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Trustees debate restoration of full school year before approving contract with 177 days
By Jim Shilander
The Capistrano Unified School District Board of Trustees approved an agreement with the teacher’s union Wednesday, but only after a contentious debate in which one trustee sought to table a final decision until district staff could find a way to restore a full school year.
The agreement with the Capistrano Unified Education Association reinstates two instructional days to the calendar—going back up to 177 days after budget cuts forced a decrease to 175 days last year—and restores a portion of teacher pay given back in previous agreements. The agreement also begins to bring down class sizes, although parents who spoke before the board said they would like class sizes to decrease further and a full 180-day school year brought back before teachers receive pay restorations.
Trustee Jim Reardon said he was supportive of the agreement in principle, but wanted to see the district make an attempt to find $2.8 million in funds he estimated would be necessary to restore the additional three instructional days. The district, he said, had been given new flexibility to possibly do so, thanks to an increase in state funding and more local control over finances.
Board President John Alpay said what Reardon was proposing was “a first,” and essentially told staff their work negotiating the contract had been for naught.
“I can’t help but feel it’s motivated for not altruistic reasons,” Alpay said. The board president said Reardon could have voiced the goal at earlier meetings, rather than allowing district staff to negotiate under a different set of goals. “I can’t help but feel this is political gamesmanship.”
Board Vice President Lynn Hatton agreed with Alpay and said she hoped a full school year could be restored next year, but also expressed concern that the short time given to district staff to find the funds could sacrifice programs.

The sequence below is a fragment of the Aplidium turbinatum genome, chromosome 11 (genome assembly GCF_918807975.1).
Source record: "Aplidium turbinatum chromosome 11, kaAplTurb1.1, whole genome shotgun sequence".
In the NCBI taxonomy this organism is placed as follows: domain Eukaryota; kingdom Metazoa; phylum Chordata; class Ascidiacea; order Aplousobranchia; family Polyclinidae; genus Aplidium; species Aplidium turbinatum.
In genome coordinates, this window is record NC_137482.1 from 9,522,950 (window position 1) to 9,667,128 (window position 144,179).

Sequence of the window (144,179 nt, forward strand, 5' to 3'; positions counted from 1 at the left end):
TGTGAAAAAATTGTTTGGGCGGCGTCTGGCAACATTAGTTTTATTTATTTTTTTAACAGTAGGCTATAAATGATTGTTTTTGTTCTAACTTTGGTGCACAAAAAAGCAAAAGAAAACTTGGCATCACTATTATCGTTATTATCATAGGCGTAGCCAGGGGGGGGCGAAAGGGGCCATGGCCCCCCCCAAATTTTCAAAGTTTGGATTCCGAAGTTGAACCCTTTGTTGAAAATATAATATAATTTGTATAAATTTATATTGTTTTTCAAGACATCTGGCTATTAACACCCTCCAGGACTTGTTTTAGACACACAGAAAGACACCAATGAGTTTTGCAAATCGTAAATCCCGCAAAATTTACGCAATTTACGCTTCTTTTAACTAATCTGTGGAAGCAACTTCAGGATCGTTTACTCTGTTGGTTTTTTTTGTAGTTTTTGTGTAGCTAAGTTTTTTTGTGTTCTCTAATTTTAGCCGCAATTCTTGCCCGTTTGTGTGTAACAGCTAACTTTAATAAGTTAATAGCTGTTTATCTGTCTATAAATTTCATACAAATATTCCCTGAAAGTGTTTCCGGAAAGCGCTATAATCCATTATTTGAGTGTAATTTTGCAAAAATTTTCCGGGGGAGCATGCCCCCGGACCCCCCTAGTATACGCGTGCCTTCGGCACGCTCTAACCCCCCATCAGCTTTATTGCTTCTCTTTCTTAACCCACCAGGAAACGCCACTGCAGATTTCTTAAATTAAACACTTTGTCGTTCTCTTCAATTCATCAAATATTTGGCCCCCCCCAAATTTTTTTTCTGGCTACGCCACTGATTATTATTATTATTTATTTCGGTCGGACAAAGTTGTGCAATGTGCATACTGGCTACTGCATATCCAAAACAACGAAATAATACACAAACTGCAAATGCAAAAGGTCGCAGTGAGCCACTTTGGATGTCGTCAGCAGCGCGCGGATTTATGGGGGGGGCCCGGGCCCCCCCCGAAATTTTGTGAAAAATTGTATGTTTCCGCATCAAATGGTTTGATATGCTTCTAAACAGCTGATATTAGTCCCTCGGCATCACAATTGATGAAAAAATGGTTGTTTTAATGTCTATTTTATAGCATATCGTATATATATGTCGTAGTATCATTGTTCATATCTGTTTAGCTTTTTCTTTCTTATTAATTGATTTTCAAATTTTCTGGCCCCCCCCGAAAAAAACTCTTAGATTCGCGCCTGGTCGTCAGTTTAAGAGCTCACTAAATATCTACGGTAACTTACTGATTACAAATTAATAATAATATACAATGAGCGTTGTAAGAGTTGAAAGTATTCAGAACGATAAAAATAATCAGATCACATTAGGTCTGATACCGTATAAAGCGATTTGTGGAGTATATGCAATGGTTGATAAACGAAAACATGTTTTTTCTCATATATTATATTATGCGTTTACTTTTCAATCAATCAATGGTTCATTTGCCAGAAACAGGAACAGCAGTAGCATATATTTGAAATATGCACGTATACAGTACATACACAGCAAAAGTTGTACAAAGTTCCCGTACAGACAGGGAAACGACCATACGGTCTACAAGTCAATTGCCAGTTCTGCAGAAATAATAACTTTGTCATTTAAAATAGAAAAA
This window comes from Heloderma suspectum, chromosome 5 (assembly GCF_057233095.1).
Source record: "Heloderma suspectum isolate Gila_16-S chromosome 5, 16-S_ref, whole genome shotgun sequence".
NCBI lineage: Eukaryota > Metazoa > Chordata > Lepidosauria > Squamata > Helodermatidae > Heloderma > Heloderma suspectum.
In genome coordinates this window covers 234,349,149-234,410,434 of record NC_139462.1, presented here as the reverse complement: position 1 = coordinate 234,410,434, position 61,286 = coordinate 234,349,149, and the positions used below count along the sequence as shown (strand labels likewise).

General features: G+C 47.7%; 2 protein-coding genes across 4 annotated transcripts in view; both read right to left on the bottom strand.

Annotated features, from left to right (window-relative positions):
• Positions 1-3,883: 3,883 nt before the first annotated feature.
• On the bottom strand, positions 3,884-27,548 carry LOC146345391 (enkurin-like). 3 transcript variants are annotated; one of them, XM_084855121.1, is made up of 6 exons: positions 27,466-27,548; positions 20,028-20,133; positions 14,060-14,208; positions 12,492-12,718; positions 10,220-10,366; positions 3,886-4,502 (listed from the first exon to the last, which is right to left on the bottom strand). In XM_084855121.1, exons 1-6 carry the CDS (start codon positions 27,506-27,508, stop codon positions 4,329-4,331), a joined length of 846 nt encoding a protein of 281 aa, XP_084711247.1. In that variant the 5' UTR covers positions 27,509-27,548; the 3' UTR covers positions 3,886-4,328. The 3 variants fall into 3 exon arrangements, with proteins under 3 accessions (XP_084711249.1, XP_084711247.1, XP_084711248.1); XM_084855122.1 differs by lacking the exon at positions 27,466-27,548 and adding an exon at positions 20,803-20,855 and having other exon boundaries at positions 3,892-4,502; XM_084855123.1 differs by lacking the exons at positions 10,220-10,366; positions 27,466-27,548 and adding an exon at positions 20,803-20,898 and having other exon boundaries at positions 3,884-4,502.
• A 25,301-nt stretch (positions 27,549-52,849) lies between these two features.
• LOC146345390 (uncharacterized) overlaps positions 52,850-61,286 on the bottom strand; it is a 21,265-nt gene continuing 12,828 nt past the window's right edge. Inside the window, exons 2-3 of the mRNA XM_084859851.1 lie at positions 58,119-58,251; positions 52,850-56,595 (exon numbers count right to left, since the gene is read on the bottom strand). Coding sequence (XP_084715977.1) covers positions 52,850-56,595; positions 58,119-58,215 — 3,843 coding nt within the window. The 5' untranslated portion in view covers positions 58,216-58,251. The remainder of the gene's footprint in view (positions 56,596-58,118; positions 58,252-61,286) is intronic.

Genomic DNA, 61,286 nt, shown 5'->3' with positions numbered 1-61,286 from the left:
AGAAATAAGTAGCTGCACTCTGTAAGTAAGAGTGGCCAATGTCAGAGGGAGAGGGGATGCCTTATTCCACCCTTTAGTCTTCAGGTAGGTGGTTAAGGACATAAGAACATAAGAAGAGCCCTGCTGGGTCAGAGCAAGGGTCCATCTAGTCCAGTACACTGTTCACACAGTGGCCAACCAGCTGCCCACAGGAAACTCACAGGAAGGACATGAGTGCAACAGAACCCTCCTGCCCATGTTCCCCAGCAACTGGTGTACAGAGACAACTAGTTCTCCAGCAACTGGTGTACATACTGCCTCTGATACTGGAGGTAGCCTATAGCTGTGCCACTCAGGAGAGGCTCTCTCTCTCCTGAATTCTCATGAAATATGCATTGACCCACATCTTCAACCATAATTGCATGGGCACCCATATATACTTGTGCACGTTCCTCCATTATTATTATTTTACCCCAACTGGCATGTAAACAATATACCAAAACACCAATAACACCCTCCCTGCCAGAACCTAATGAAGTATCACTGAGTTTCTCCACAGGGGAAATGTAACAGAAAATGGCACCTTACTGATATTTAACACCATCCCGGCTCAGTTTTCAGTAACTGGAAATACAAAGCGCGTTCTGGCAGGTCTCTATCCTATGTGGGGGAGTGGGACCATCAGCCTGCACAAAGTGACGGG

“I look at this agreement as a positive step forward,” Hatton said. “We’ll be back to 180 days next year, I’m sure.”
She also noted the importance of training days being given over to the new Common Core educational standards, which, she said, would be a departure from the methods used after the passage of the No Child Left Behind Act.
Reardon said he believed staff would welcome a return to the full calendar, as would parents. Since approving the agreement would be tantamount to approving the 2013-2014 school year budget, he said, the change was necessary before voting for the contract. In response to Alpay, Reardon said he had made the case for a 180-day school year at budget committee meetings, which Alpay did not attend.
“I, for one, stand for a regular school year,” Reardon said. “I don’t think there should be shock about anything. I have a problem blowing into next year with last year’s budget.”
Trustee Ellen Addonizio, who seconded Reardon’s motion, said she was strongly in favor of a 180-day school year, and noted her support for trying to restore the full year previously.
“It’s the hill I’ve decided to die on,” Addonizio said. “I cannot support 177 days.”
She also told Alpay that accusing the other trustees of not acting altruistically did not help the discussion.
Superintendent Joseph Farley said district staff only had three weeks to work through the state’s new funding rules since they were signed into law. He told the board the district could be put in a difficult legal position with regard to the negotiations if the motion was passed.
The board ultimately voted 4-3 on a second motion, made by Alpay, to approve the proposed agreement, with Reardon, Addonizio and Anna Bryson dissenting. Addonizio and Reardon also dissented on another later vote to approve an updated school calendar that reflected the new agreement.
The board will consider the 2013-2014 budget in September.